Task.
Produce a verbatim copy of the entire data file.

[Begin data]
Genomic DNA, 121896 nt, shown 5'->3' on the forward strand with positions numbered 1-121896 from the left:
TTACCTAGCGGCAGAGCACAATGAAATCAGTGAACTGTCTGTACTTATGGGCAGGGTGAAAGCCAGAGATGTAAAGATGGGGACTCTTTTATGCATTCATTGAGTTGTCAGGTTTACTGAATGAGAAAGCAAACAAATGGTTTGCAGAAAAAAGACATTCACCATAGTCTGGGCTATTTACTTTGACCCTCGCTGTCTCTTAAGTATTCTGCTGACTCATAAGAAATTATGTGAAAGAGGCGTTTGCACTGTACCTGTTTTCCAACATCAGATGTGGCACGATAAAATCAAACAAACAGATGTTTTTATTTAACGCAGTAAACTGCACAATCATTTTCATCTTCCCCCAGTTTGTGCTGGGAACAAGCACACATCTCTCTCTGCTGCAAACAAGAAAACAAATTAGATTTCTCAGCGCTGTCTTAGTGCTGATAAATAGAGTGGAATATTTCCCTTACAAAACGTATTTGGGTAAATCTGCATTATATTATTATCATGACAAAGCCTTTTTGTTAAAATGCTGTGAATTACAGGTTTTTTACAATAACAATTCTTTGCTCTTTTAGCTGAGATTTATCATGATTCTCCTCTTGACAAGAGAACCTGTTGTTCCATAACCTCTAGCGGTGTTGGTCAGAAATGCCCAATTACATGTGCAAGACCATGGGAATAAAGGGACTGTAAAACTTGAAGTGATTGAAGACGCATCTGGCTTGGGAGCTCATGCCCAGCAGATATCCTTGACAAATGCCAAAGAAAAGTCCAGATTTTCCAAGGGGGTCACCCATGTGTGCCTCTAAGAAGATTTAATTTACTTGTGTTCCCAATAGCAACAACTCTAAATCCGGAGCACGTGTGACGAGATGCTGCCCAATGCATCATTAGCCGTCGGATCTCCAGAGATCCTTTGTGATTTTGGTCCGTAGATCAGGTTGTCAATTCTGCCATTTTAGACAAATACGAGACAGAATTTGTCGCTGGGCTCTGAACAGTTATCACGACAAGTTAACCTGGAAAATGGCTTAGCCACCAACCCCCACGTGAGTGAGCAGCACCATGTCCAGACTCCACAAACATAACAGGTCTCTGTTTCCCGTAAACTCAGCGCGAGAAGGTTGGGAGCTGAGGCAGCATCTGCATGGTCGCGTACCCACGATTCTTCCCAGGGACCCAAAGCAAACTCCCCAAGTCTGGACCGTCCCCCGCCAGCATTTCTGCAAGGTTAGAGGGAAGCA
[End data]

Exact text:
Genomic DNA, 121896 nt, shown 5'->3' on the forward strand with positions numbered 1-121896 from the left:
TTACCTAGCGGCAGAGCACAATGAAATCAGTGAACTGTCTGTACTTATGGGCAGGGTGAAAGCCAGAGATGTAAAGATGGGGACTCTTTTATGCATTCATTGAGTTGTCAGGTTTACTGAATGAGAAAGCAAACAAATGGTTTGCAGAAAAAAGACATTCACCATAGTCTGGGCTATTTACTTTGACCCTCGCTGTCTCTTAAGTATTCTGCTGACTCATAAGAAATTATGTGAAAGAGGCGTTTGCACTGTACCTGTTTTCCAACATCAGATGTGGCACGATAAAATCAAACAAACAGATGTTTTTATTTAACGCAGTAAACTGCACAATCATTTTCATCTTCCCCCAGTTTGTGCTGGGAACAAGCACACATCTCTCTCTGCTGCAAACAAGAAAACAAATTAGATTTCTCAGCGCTGTCTTAGTGCTGATAAATAGAGTGGAATATTTCCCTTACAAAACGTATTTGGGTAAATCTGCATTATATTATTATCATGACAAAGCCTTTTTGTTAAAATGCTGTGAATTACAGGTTTTTTACAATAACAATTCTTTGCTCTTTTAGCTGAGATTTATCATGATTCTCCTCTTGACAAGAGAACCTGTTGTTCCATAACCTCTAGCGGTGTTGGTCAGAAATGCCCAATTACATGTGCAAGACCATGGGAATAAAGGGACTGTAAAACTTGAAGTGATTGAAGACGCATCTGGCTTGGGAGCTCATGCCCAGCAGATATCCTTGACAAATGCCAAAGAAAAGTCCAGATTTTCCAAGGGGGTCACCCATGTGTGCCTCTAAGAAGATTTAATTTACTTGTGTTCCCAATAGCAACAACTCTAAATCCGGAGCACGTGTGACGAGATGCTGCCCAATGCATCATTAGCCGTCGGATCTCCAGAGATCCTTTGTGATTTTGGTCCGTAGATCAGGTTGTCAATTCTGCCATTTTAGACAAATACGAGACAGAATTTGTCGCTGGGCTCTGAACAGTTATCACGACAAGTTAACCTGGAAAATGGCTTAGCCACCAACCCCCACGTGAGTGAGCAGCACCATGTCCAGACTCCACAAACATAACAGGTCTCTGTTTCCCGTAAACTCAGCGCGAGAAGGTTGGGAGCTGAGGCAGCATCTGCATGGTCGCGTACCCACGATTCTTCCCAGGGACCCAAAGCAAACTCCCCAAGTCTGGACCGTCCCCCGCCAGCATTTCTGCAAGGTTAGAGGGAAGCA